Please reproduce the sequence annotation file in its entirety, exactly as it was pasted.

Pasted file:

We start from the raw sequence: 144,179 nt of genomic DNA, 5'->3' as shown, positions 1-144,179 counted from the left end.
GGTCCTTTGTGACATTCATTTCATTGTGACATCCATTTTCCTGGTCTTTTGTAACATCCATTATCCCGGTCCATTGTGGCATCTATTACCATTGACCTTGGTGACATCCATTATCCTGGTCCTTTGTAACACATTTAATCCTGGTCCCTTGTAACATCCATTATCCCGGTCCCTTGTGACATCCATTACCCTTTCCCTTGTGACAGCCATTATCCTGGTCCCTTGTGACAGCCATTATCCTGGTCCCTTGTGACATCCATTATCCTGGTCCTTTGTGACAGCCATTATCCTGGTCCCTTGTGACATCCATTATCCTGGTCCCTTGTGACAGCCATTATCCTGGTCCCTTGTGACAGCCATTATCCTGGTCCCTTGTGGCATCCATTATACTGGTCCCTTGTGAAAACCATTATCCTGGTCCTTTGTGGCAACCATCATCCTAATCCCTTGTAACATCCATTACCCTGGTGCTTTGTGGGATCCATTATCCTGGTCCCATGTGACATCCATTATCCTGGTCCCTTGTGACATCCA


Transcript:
We start from the raw sequence: 144,179 nt of genomic DNA, 5'->3' as shown, positions 1-144,179 counted from the left end.
GGTCCTTTGTGACATTCATTTCATTGTGACATCCATTTTCCTGGTCTTTTGTAACATCCATTATCCCGGTCCATTGTGGCATCTATTACCATTGACCTTGGTGACATCCATTATCCTGGTCCTTTGTAACACATTTAATCCTGGTCCCTTGTAACATCCATTATCCCGGTCCCTTGTGACATCCATTACCCTTTCCCTTGTGACAGCCATTATCCTGGTCCCTTGTGACAGCCATTATCCTGGTCCCTTGTGACATCCATTATCCTGGTCCTTTGTGACAGCCATTATCCTGGTCCCTTGTGACATCCATTATCCTGGTCCCTTGTGACAGCCATTATCCTGGTCCCTTGTGACAGCCATTATCCTGGTCCCTTGTGGCATCCATTATACTGGTCCCTTGTGAAAACCATTATCCTGGTCCTTTGTGGCAACCATCATCCTAATCCCTTGTAACATCCATTACCCTGGTGCTTTGTGGGATCCATTATCCTGGTCCCATGTGACATCCATTATCCTGGTCCCTTGTGACATCCA